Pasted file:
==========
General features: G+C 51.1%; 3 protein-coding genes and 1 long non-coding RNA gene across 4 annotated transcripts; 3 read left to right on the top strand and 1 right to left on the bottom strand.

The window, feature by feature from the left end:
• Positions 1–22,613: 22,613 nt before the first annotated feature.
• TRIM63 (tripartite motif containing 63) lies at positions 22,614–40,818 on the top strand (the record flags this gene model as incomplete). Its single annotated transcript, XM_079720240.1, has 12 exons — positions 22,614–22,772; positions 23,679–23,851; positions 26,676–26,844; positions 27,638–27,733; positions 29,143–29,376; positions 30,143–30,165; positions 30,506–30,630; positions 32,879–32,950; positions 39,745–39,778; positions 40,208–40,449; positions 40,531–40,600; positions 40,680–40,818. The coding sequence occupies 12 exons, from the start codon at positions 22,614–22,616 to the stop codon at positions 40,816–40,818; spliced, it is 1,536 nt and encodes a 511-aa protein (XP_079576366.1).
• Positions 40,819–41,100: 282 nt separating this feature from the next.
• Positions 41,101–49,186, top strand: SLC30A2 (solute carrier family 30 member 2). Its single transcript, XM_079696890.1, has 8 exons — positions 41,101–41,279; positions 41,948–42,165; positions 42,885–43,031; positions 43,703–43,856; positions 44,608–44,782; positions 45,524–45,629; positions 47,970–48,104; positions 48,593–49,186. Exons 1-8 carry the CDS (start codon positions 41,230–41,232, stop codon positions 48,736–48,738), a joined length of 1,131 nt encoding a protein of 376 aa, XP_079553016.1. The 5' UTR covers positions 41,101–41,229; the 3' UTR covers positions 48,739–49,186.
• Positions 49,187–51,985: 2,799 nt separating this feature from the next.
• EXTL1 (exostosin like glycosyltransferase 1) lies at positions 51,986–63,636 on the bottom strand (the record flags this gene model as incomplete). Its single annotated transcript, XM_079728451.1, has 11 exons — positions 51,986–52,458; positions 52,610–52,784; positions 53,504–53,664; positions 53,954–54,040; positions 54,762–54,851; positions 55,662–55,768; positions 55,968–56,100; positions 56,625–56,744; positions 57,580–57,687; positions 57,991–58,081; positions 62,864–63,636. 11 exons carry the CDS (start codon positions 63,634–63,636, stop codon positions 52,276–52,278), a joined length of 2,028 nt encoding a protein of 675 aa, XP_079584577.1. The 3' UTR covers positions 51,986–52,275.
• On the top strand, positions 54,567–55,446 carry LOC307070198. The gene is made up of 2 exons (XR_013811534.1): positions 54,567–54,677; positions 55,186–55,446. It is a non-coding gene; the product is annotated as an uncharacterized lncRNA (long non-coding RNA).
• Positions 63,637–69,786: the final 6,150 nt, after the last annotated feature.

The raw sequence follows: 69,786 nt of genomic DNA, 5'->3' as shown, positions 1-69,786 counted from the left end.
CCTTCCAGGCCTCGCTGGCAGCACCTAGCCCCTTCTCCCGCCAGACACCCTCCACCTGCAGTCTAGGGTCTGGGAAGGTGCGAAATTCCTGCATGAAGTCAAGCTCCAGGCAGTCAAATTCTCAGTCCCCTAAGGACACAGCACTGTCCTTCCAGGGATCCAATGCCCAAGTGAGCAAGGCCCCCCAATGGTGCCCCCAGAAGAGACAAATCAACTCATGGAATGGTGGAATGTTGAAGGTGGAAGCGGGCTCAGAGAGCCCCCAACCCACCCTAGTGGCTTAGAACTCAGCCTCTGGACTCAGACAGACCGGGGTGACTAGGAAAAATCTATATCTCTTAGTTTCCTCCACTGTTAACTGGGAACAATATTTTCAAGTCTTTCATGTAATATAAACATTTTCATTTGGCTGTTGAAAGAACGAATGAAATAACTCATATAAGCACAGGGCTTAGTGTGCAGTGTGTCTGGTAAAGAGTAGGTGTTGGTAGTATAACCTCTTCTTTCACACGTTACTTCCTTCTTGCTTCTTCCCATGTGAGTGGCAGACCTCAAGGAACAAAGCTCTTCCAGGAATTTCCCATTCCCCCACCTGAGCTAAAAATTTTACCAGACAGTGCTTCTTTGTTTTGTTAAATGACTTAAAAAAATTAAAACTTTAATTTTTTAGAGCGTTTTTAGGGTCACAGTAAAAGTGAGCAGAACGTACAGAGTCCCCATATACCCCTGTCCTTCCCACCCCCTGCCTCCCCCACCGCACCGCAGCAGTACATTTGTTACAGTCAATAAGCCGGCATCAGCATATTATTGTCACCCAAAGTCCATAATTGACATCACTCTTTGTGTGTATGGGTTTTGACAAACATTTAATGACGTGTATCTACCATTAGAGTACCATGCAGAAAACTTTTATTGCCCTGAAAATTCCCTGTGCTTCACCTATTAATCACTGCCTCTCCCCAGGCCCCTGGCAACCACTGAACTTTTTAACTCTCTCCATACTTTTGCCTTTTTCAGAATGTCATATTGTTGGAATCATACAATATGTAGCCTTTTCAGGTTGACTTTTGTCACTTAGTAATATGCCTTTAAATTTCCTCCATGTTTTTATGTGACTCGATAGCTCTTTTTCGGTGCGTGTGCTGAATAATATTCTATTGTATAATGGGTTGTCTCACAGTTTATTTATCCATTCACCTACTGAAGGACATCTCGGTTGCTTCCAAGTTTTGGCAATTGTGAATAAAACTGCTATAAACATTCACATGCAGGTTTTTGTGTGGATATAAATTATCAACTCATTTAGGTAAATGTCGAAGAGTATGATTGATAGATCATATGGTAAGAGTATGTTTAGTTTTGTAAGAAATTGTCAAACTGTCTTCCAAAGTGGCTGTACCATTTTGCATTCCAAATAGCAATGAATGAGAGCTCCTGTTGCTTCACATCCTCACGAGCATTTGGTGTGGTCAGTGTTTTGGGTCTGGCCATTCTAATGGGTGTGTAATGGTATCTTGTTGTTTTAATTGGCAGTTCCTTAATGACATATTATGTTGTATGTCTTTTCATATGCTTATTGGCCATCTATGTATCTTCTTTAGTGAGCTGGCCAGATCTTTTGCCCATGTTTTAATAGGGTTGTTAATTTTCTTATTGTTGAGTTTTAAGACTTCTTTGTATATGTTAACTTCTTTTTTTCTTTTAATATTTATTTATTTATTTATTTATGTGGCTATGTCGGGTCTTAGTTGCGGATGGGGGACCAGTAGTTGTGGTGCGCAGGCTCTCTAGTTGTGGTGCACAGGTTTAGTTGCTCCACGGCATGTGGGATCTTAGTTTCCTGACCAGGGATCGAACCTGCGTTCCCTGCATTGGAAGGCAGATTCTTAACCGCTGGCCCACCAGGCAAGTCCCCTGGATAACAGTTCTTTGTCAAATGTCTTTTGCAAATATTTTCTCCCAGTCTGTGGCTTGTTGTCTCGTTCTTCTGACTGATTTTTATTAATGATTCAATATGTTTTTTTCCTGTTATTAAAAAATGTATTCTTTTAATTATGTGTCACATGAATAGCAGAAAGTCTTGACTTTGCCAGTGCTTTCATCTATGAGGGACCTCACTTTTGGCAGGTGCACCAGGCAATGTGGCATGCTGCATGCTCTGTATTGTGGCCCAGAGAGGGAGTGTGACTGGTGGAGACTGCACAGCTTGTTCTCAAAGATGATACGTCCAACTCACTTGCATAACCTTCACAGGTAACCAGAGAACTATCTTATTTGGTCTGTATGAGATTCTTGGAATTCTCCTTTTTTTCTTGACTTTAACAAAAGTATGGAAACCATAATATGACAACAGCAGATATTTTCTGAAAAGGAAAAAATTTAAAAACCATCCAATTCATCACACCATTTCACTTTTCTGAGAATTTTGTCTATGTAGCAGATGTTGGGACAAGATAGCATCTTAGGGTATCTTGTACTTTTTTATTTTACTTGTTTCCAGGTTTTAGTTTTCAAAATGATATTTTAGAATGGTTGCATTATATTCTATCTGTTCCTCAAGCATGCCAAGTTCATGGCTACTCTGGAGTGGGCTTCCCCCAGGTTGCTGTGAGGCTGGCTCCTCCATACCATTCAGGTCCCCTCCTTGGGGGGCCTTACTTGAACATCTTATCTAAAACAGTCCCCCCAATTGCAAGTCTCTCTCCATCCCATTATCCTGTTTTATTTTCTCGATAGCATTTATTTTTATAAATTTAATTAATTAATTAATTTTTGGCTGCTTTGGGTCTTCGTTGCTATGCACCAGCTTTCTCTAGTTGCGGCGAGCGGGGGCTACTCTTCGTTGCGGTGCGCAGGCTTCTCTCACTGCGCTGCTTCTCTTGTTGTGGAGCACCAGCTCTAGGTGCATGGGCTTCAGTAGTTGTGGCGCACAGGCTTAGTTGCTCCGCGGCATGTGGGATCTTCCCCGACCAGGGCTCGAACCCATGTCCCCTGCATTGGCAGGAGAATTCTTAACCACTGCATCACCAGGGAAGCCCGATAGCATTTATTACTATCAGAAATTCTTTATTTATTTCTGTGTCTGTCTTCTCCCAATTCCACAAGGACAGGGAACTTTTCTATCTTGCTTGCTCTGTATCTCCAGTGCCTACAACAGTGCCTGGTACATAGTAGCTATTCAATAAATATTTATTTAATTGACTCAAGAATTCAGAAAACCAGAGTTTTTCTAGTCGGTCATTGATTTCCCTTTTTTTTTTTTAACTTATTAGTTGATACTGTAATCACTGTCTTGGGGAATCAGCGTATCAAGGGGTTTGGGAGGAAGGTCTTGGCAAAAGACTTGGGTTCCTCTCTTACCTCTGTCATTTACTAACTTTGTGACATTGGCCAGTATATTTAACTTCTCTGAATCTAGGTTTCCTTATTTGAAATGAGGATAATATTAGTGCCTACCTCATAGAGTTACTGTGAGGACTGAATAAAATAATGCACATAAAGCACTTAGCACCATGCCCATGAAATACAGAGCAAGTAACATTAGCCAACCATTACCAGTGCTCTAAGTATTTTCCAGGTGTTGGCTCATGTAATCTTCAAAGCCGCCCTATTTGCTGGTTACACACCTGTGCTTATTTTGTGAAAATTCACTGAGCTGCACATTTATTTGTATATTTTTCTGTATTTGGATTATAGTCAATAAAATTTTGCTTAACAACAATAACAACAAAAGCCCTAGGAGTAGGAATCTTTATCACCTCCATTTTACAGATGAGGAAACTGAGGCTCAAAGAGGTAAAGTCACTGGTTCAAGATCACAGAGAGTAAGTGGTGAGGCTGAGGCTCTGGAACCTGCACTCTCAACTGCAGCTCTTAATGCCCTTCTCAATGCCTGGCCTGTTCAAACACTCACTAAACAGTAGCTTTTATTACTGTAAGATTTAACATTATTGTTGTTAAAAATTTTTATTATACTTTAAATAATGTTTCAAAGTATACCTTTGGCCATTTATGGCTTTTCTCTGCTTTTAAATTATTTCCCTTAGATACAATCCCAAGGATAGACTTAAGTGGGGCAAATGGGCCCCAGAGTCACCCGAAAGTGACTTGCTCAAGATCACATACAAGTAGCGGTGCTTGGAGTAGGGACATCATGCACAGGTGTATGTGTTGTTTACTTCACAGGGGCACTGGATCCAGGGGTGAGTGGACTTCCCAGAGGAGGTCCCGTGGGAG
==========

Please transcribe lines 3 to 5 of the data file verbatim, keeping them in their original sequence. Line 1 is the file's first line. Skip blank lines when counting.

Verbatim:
• Positions 1–22,613: 22,613 nt before the first annotated feature.
• TRIM63 (tripartite motif containing 63) lies at positions 22,614–40,818 on the top strand (the record flags this gene model as incomplete). Its single annotated transcript, XM_079720240.1, has 12 exons — positions 22,614–22,772; positions 23,679–23,851; positions 26,676–26,844; positions 27,638–27,733; positions 29,143–29,376; positions 30,143–30,165; positions 30,506–30,630; positions 32,879–32,950; positions 39,745–39,778; positions 40,208–40,449; positions 40,531–40,600; positions 40,680–40,818. The coding sequence occupies 12 exons, from the start codon at positions 22,614–22,616 to the stop codon at positions 40,816–40,818; spliced, it is 1,536 nt and encodes a 511-aa protein (XP_079576366.1).
• Positions 40,819–41,100: 282 nt separating this feature from the next.